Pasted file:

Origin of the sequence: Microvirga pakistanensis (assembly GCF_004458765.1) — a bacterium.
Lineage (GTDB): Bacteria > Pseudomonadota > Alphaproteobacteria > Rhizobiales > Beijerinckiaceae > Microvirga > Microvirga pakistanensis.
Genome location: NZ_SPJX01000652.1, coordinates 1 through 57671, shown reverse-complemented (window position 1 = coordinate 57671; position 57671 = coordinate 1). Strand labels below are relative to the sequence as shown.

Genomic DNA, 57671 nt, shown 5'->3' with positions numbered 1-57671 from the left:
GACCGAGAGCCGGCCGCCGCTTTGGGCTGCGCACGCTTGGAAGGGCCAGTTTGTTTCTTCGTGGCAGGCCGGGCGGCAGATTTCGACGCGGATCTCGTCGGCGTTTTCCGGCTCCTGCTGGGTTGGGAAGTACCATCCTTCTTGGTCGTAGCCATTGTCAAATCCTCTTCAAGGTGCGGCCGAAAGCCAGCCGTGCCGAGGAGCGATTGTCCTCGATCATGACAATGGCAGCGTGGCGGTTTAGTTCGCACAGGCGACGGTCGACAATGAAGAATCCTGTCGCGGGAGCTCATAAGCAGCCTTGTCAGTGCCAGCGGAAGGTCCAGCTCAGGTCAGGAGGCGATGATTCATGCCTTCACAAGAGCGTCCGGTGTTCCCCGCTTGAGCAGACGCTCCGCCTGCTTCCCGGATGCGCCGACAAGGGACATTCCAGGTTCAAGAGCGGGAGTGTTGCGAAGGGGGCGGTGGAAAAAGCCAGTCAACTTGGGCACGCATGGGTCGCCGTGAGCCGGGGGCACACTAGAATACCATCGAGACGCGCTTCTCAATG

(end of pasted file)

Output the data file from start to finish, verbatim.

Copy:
Origin of the sequence: Microvirga pakistanensis (assembly GCF_004458765.1) — a bacterium.
Lineage (GTDB): Bacteria > Pseudomonadota > Alphaproteobacteria > Rhizobiales > Beijerinckiaceae > Microvirga > Microvirga pakistanensis.
Genome location: NZ_SPJX01000652.1, coordinates 1 through 57671, shown reverse-complemented (window position 1 = coordinate 57671; position 57671 = coordinate 1). Strand labels below are relative to the sequence as shown.

Genomic DNA, 57671 nt, shown 5'->3' with positions numbered 1-57671 from the left:
GACCGAGAGCCGGCCGCCGCTTTGGGCTGCGCACGCTTGGAAGGGCCAGTTTGTTTCTTCGTGGCAGGCCGGGCGGCAGATTTCGACGCGGATCTCGTCGGCGTTTTCCGGCTCCTGCTGGGTTGGGAAGTACCATCCTTCTTGGTCGTAGCCATTGTCAAATCCTCTTCAAGGTGCGGCCGAAAGCCAGCCGTGCCGAGGAGCGATTGTCCTCGATCATGACAATGGCAGCGTGGCGGTTTAGTTCGCACAGGCGACGGTCGACAATGAAGAATCCTGTCGCGGGAGCTCATAAGCAGCCTTGTCAGTGCCAGCGGAAGGTCCAGCTCAGGTCAGGAGGCGATGATTCATGCCTTCACAAGAGCGTCCGGTGTTCCCCGCTTGAGCAGACGCTCCGCCTGCTTCCCGGATGCGCCGACAAGGGACATTCCAGGTTCAAGAGCGGGAGTGTTGCGAAGGGGGCGGTGGAAAAAGCCAGTCAACTTGGGCACGCATGGGTCGCCGTGAGCCGGGGGCACACTAGAATACCATCGAGACGCGCTTCTCAATG